The answer to that question is dreadful. You write. You write until you arrive. You utilize the tools. Word choice, sentence structure, point of view. Lexicon, Rhythm, and Proximity. When you nail it in a sentence or a paragraph, you acknowledge it as the bar for everything else around it, and work some more, turning your peak into your floor. I found it easiest to reach with the character Paris in Shaking Out the Dead. Once finding the proximity with him, it served as a benchmark in working with the others. Once I knew the feel of the proximity I desired, I could better tease it out with the others.

Here’s Paris following a kiss:

Her truth swam past him as he stood there in his own. His truth was different from the one she had spoken. His truth was yes, but his mind couldn’t shuffle the feeling into anything solid or articulate. He only knew the summer cool air and the intimate space of the swing. He followed the kiss and not her words, not his own thoughts. His lips and skin had not served as a barrier. The kiss was sinking into his waters, floating heavily down into the quietest and darkest place, lodging itself in his sands.

I’m very aware of Proximity as a reader. I have a least favorite proximity: a distance from the character not far away enough to be insightful or wise, yet not close enough to be personal and intimate. At this proximity, I feel told about feelings and maybe even relate to them. But I don’t feel the character feeling the feeling.


Exercise 2 Write a scene (or even a paragraph) from the sky, and then write it from the skin of the scene. Make both good.



Tone is the “feeling” building block. Scary, terse, comic, lovely. Tone, like the personality of a character, drives word choices and sentence structure. After banging out some first draft material, tone is often cultivated in the editing phases, being more finely tuned in the process. Without characters, plot, and tone, the piece doesn’t have the basics that draw in a reader.

But mad and maniacal writers can take it further in the hope of birthing a Voice that separates itself from the writer and belongs to the story.

Voice is the storyteller, whether acting as a transparent lens or an opinionated neighbor. The reader is more intimate with the voice than any of the characters, even if not aware of it consciously. A story may be perfect. But it still must be told, an act separate from the story. Voice is the bridge between two minds, the reader’s and the writer’s. The reader pays attention to the story, but listens to the voice.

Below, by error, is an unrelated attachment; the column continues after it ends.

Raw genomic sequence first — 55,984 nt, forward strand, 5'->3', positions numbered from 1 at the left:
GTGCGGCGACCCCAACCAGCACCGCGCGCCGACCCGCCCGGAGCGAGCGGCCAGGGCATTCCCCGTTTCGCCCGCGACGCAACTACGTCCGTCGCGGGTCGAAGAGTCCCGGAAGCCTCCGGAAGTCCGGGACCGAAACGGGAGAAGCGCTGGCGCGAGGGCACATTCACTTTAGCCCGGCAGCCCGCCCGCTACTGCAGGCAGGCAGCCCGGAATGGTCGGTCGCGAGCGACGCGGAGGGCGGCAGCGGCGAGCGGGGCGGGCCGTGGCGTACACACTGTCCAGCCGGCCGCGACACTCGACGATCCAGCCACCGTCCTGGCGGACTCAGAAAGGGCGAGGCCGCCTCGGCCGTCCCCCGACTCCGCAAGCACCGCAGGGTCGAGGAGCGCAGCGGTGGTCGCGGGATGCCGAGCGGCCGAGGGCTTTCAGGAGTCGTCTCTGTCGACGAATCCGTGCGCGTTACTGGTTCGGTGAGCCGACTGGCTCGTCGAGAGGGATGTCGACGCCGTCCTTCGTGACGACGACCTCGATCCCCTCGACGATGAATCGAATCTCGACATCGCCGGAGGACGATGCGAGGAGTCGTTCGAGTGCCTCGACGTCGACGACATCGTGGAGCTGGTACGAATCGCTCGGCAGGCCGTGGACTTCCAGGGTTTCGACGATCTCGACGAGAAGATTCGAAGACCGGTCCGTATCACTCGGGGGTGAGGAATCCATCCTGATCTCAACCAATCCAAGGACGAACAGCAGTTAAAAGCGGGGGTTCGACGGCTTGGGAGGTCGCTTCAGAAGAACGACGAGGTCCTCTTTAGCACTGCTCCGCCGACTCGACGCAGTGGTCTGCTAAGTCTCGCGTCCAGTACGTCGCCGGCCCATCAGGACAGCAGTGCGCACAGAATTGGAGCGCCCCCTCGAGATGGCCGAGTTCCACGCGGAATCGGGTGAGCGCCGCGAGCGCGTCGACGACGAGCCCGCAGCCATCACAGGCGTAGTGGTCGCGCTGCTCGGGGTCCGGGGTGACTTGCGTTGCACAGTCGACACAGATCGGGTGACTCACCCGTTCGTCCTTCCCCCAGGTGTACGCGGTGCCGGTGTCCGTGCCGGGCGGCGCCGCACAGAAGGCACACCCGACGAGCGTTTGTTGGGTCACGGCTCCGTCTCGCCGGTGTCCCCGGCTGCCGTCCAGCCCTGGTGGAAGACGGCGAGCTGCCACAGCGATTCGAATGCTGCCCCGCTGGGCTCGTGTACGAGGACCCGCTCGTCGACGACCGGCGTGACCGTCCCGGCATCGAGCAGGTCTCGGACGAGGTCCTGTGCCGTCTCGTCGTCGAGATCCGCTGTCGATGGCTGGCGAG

So, as with voices in the spoken world, to be listened to, one’s voice must be tolerable. If the content is engaging enough, tolerable can be enough.

Or, one can create a separate spirit. I call that spirit “emergent” because it is the product of the dynamics among of the elements of craft. A writer may intend a certain voice, but it’s a nonlinear process where parts don’t add up to the sum that is Voice. Voice rises, like a spirit from a cauldron, when the recipe is right, the planets aligned, and there’s commitment in the worker of magic. Black marks on pages and screens create sensations and entities, characters, with whom human psyches form relationships. The Voice provides introductions.

Voice emerges, and when it does, you always feel embarrassed that you had thought it was already there.

She felt turned inside out, cool air reaching long closed up places. The iron-gray sky above was splitting open to reveal ragged, blue portals and the trees seemed to sigh as though washed clean. They had taken a beating from the hail, but it was somehow all good, the ordeal having left them ravaged and refreshed. (Shaking Out the Dead)

[1] “Pioneers.” Playlist for Life Connecting Music People and Memories. N.p., n.d. Web. 19 Apr. 2014.


About the Author…

“K.M. Cholewa is a muscular writer,” says Leah Joki, author of Juilliard to Jail. “Cholewa’s writing is hard to put down. Praise for a strong voice in literature!” K.M. Cholewa’s characters are vividly and beautifully drawn, sweeping readers into their world and drawing readers into the matrices of their lives. Shaking Out the Dead, Cholewa’s first novel is compassionate, aching, and deeply human.